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Announcements & Shameless Plugs

Live from the PaulDotCom Studios Welcome to PaulDotCom Security Weekly, Episode 120 for August 28st, 2008

Welcome to PaulDotCom Security Weekly, a show for security professionals, by security professionals.

"I met you yesterday at SANS and was wondering if you could help me promote my mentor session of SEC508 starting on September 23rd. If you could forward this invitation onto your network of contacts, that would be awesome." - Evan

Listener Feedback: Listener Scott Is Evil

"Sorry if you spoke about this, but I'm still catching up on your shows. I'm not an expert on how the browser and SSL works, but I worry about this being true. Also, if this works, I'm a little hesitant to mention this because it could be used. I was wondering about using the DNS vulnerability to hijack domains. I hear a lot of people saying people can't hijack SSL secured domain because the certificate wouldn't validate. Well I can see that you can't spoof the root certificate authorities because the certificates are preloaded in the browser. However, can someone get a certificate able to issue other certificates from a trusted root certificate authority and then sign the phony paypal.com web page with it. This way when my browser goes to the phony paypal.com website, it will tell my browser it was signed by "evilCA.com", then my browser should check to see if "evilCA.com" is valid, and it would pass because it was signed by a root CA. So by browser should be happy and not even alert me anything is wrong and give me an SSL pad lock, maybe even an extended certificate, if you can issue those from a normal cert (because I doubt bad people would front a business for an EV cert). Is this how the browser chain of trust works? What did I miss to prevent people from doing this? Thanks and I promise to catch up on all the past shows. Scott"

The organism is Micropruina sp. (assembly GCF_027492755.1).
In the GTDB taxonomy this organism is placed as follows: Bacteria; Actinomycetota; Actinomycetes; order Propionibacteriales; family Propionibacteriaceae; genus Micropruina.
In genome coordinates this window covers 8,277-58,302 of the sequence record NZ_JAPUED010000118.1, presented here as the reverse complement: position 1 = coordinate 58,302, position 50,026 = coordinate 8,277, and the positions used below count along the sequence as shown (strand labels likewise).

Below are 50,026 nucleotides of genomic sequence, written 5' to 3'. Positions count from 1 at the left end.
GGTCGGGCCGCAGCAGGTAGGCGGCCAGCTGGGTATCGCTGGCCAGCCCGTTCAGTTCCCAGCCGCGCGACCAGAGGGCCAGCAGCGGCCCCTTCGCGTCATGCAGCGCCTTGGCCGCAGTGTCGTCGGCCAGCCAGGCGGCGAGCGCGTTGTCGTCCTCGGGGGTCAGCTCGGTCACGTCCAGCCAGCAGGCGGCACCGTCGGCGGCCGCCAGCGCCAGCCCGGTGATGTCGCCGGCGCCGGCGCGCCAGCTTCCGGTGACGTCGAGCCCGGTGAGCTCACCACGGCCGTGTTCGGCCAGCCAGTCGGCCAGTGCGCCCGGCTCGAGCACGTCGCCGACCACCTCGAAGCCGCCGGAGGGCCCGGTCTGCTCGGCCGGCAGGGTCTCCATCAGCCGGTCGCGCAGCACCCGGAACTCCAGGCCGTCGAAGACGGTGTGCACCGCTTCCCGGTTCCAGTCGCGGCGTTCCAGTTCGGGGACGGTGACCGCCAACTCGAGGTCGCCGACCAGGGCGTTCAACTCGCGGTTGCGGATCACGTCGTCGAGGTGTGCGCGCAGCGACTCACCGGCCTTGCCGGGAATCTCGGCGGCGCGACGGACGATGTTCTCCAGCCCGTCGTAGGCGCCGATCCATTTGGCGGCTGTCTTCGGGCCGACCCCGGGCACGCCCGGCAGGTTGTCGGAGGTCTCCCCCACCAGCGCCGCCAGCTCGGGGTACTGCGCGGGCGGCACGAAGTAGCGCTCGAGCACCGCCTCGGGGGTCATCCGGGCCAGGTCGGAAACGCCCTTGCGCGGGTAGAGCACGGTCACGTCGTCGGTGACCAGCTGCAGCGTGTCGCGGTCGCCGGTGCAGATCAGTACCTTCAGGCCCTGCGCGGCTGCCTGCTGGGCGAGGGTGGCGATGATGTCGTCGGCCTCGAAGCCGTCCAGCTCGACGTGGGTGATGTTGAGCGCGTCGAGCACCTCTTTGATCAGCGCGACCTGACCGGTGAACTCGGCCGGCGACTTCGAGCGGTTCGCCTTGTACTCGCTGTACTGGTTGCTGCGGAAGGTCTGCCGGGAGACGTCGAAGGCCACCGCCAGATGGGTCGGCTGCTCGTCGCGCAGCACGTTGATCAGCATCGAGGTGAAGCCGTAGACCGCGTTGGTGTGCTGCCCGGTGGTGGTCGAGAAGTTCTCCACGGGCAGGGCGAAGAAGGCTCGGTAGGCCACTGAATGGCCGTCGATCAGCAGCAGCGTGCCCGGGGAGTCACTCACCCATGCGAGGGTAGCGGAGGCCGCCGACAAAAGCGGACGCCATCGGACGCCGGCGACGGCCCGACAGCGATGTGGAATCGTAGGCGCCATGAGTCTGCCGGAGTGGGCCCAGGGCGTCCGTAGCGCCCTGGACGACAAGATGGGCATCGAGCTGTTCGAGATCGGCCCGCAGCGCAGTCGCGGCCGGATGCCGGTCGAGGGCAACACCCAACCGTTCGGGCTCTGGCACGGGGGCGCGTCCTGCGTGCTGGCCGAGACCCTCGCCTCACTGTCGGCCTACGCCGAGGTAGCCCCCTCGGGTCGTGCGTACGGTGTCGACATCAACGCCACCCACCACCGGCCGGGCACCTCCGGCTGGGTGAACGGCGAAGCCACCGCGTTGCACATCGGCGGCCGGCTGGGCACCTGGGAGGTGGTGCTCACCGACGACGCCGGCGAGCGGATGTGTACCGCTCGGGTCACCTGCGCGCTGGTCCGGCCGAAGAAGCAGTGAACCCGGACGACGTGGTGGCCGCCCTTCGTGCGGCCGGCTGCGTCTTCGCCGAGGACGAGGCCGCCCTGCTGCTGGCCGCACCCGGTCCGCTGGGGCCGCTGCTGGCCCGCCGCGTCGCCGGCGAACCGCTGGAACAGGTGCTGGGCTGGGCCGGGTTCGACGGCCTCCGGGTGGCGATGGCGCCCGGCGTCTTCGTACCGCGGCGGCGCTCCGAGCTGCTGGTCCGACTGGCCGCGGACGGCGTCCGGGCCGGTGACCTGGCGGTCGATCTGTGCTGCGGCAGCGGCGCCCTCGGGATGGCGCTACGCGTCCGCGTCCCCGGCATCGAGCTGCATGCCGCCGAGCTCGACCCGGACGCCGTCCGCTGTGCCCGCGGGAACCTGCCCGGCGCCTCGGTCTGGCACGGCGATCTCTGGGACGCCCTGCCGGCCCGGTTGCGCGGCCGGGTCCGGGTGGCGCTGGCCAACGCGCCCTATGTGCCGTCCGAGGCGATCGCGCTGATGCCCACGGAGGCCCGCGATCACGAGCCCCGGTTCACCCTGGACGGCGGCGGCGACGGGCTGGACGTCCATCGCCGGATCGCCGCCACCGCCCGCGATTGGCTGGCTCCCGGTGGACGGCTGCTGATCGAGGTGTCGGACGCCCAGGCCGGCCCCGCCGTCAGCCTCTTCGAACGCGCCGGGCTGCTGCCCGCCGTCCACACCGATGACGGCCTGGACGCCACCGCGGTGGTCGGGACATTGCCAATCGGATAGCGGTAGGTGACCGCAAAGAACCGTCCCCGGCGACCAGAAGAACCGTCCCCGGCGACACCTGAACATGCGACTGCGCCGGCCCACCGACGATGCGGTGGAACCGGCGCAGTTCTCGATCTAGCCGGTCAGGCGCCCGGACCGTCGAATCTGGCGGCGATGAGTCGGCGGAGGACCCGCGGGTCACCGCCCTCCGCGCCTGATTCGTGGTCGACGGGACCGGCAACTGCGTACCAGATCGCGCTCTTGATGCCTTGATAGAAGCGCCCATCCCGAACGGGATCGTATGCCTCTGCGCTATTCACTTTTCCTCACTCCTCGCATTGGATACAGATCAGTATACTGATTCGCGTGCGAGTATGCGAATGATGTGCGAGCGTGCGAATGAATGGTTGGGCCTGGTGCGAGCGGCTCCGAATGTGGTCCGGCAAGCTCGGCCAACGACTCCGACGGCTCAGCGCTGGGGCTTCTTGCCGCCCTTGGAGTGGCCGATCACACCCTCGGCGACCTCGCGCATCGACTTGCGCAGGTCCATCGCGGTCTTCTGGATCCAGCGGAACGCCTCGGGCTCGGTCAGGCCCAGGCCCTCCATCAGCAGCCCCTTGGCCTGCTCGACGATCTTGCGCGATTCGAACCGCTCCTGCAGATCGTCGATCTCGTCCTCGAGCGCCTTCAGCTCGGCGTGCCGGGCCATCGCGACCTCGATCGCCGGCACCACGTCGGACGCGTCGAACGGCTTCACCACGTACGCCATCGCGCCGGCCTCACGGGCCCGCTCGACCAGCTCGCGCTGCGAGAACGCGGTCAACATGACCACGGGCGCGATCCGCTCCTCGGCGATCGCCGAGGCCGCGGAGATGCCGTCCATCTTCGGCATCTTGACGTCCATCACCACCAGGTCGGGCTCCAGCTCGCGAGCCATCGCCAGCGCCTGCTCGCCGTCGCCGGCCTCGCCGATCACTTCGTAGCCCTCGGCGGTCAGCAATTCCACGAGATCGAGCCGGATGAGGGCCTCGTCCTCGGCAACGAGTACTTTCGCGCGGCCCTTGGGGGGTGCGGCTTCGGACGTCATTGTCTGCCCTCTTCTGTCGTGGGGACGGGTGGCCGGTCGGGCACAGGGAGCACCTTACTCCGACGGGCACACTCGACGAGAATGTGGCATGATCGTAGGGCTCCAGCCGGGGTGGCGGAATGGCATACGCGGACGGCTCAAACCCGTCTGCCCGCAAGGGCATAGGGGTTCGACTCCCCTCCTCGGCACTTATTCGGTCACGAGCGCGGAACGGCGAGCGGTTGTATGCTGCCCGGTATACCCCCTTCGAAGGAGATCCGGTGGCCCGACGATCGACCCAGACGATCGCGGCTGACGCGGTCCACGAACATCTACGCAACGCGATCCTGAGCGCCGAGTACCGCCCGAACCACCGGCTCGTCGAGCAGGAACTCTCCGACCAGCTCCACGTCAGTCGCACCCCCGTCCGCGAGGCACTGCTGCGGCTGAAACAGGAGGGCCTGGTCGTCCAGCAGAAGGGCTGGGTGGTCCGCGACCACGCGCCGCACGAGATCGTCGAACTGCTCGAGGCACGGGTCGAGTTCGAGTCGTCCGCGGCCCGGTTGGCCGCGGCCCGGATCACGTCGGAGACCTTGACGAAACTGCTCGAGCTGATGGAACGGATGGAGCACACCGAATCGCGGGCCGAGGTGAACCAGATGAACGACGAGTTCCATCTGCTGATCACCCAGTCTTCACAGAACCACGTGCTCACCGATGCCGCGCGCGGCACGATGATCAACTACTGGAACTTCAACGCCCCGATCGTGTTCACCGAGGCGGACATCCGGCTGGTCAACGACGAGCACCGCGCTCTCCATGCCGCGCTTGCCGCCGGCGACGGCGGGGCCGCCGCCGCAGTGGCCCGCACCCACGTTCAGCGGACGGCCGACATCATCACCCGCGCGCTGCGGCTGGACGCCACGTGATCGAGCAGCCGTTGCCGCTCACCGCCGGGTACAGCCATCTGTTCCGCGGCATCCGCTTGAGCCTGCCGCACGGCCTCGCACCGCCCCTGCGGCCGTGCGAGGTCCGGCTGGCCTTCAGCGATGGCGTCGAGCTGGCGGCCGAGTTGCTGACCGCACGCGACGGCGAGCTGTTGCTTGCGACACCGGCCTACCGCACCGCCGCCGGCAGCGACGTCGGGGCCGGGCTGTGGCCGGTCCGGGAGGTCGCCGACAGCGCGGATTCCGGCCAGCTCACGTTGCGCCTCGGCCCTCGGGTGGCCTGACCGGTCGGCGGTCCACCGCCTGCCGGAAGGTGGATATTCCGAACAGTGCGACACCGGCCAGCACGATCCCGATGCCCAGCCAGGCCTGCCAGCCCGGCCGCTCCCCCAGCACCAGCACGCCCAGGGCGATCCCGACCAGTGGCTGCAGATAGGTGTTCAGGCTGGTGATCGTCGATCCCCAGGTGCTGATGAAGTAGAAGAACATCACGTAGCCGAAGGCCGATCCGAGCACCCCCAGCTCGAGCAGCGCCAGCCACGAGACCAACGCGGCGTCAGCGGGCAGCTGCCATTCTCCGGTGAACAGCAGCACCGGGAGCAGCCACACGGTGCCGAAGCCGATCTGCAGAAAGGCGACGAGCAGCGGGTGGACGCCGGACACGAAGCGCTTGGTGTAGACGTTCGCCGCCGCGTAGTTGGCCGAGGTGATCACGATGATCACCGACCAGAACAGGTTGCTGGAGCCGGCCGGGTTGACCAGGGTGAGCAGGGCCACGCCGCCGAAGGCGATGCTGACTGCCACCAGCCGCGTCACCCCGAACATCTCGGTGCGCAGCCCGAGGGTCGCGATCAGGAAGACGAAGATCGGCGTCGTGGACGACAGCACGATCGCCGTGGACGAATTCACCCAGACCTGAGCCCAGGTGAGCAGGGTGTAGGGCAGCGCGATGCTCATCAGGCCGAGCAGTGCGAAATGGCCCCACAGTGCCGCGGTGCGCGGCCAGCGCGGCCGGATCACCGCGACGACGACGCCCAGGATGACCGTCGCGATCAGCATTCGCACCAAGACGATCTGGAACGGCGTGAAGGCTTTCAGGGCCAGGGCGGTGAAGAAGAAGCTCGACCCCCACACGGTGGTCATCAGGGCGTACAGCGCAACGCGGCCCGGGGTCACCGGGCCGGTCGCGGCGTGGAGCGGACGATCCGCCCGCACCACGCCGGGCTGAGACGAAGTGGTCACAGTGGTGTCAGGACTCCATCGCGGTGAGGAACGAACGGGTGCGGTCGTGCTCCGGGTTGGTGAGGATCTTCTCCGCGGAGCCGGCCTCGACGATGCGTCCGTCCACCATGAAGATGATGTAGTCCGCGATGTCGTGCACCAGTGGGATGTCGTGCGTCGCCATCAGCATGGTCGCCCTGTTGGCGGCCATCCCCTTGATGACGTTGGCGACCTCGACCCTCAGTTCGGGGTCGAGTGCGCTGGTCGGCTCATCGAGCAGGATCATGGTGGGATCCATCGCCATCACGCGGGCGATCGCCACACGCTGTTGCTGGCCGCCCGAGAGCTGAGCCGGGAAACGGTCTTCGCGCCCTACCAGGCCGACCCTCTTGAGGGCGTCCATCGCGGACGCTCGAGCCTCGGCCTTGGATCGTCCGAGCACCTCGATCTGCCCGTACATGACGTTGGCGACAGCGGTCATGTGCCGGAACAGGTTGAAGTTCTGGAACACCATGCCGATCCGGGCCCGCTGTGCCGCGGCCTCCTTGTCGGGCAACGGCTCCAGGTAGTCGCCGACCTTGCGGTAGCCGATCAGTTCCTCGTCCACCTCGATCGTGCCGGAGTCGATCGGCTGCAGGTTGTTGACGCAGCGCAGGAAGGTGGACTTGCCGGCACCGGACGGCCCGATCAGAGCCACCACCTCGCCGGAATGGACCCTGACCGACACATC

Stories Of Interest

Hacking Biometric Locks

VMware Releases A TON of Patches - [PaulDotCom] - Patches still pending for VM Fusion, WTF! You should patch, its important, especially because the security of multiple machines is at risk, in a platform independent kind of way.

Chrome is Shiny, but scratches easily - [PaulDotCom] - Oh hey look, a new web browser! And look, vulnerabilities in the new web browser! Who would have thought? All software has vulnerabilities, especially new software. People have been hacking away at Firefox for quite some time, and they do a decent job of keeping things patched. Sure, they implement new features, which then could present software vulnerabilities, but they get fixed in a timely manner, a manner which best fits with my security requirements, so I am sticking with Firefox. Lets not even talk about IE, a browser still plagued with security flaws, and ones that don't get fixed until MS decides to bless us with their holy than thou bi-monthly patches.

"Securing" Your iPhone - [PaulDotCom] - I was excited about this article, until I read it. The first two items are implementing a 4 digit pass code, because that provides security, right. Then make sure your phone locks, well duh. And somehow re-mapping my home button protects my information, at least it prevents people from bypassing the lock and accessing my address book. Is that really security or just a workaround? The best part about the article? The screenshot of the iPhone shows they have 3 apps that need updating, doesn't keeping your software up-to-date apply to your phone as well? Also, none of this protects your information as it flys in clear text over open wireless networks...